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Crossing, Trespassing, and Subverting Borders in Chicana Writing

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Debora Holler

The border and border-crossing and its significance for the Chicana in a cultural, social, gendered, and spiritual sense are at the core of this book. The three oeuvres selected—Helena Viramontes’ The Moths and Other Stories, Ana Castillo’s The Mixquiahuala Letters, and Norma Cantú’s Canícula: Snapshots of a Girlhood en la Frontera—are eloquent examples of feminist Chicana writers who refuse to allow their lives to be restricted by the gender, social, racial, and cultural border and who portray how Chicana women rebel against the unfair treatment they receive from their fathers, husbands and lovers. Crossing and deconstructing the man-made borders means to leave behind the known territory and discover an unknown land, in the hope of finding a new world in which Chicana women have the same rights as white women and in which they can realize their self, develop a new mestiza consciousness and liberate themselves from patriarchal constraints and religious beliefs. The author shows how the newly won self-confidence empowers the Chicana to explore the opportunities this freedom offers.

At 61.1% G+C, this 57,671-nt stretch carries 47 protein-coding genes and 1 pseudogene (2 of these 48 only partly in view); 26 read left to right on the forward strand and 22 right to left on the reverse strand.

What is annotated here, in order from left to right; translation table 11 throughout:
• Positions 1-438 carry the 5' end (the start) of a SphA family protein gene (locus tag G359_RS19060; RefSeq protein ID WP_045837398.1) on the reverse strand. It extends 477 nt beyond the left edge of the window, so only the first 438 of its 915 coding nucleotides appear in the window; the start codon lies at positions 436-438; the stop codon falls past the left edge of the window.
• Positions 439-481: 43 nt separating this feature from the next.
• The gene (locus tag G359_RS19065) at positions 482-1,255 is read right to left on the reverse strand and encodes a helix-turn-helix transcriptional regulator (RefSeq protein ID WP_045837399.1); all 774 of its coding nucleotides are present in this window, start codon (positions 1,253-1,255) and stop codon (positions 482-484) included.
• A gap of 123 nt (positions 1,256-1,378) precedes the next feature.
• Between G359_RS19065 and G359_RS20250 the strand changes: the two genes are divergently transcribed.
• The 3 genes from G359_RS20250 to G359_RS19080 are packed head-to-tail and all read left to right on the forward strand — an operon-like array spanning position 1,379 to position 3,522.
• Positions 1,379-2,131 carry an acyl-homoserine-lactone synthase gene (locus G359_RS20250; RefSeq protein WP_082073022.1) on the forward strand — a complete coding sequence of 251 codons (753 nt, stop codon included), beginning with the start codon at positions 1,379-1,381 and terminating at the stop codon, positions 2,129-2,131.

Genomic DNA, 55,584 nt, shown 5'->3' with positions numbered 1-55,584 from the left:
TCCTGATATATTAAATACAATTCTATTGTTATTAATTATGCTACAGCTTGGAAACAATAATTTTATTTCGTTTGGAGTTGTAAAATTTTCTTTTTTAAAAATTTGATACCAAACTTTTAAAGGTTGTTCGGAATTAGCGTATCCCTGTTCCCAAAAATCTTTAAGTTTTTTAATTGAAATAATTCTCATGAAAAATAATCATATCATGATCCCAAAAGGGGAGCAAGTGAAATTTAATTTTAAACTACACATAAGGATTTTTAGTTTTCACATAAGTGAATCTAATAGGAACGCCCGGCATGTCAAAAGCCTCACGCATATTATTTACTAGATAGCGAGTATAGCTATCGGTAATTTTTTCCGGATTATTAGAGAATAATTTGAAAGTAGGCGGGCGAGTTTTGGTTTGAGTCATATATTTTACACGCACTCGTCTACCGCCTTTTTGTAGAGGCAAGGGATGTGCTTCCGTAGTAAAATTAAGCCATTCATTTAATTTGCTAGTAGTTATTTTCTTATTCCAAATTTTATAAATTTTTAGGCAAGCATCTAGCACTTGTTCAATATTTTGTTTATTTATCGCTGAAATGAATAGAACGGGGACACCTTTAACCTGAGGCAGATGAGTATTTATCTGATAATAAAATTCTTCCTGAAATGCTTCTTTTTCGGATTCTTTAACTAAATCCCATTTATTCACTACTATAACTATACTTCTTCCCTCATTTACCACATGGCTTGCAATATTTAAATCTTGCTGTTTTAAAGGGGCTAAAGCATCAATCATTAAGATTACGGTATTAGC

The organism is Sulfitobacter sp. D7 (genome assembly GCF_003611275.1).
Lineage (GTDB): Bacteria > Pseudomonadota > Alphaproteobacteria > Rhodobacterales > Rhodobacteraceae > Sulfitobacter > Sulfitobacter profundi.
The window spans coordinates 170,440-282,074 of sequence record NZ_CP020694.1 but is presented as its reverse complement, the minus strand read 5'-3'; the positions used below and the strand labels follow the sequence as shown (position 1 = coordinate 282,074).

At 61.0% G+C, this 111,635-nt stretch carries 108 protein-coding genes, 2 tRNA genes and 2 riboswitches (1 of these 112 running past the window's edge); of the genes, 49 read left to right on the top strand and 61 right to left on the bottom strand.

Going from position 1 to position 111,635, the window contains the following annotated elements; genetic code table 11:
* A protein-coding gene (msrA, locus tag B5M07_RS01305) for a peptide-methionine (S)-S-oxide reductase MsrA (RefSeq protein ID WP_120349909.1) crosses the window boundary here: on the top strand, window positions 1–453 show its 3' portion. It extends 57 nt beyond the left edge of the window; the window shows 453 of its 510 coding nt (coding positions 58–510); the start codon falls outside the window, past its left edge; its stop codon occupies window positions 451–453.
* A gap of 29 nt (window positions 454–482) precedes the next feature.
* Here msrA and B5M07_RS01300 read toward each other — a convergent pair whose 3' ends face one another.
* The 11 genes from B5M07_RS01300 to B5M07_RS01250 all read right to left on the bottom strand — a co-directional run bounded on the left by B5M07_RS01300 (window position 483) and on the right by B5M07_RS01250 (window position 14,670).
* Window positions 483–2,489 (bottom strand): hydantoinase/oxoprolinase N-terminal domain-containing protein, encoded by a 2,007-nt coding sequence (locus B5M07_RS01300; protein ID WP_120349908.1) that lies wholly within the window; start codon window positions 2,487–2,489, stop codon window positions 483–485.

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Contents

Contents

Extract

Illustrations

Introduction

Method and Strategy

Structure

1 Background to Chicano/a Literature

1.1 Historical, Political and Cultural Background of the U.S.-Mexican Borderlands

1.2 Chicano/a Culture and Literature: A Survey

1.3 Classification of the Chicano Literary Canon within the American Literary Canon

1.4 Contemporary Chicana Literature

2 Border Theories and Realities

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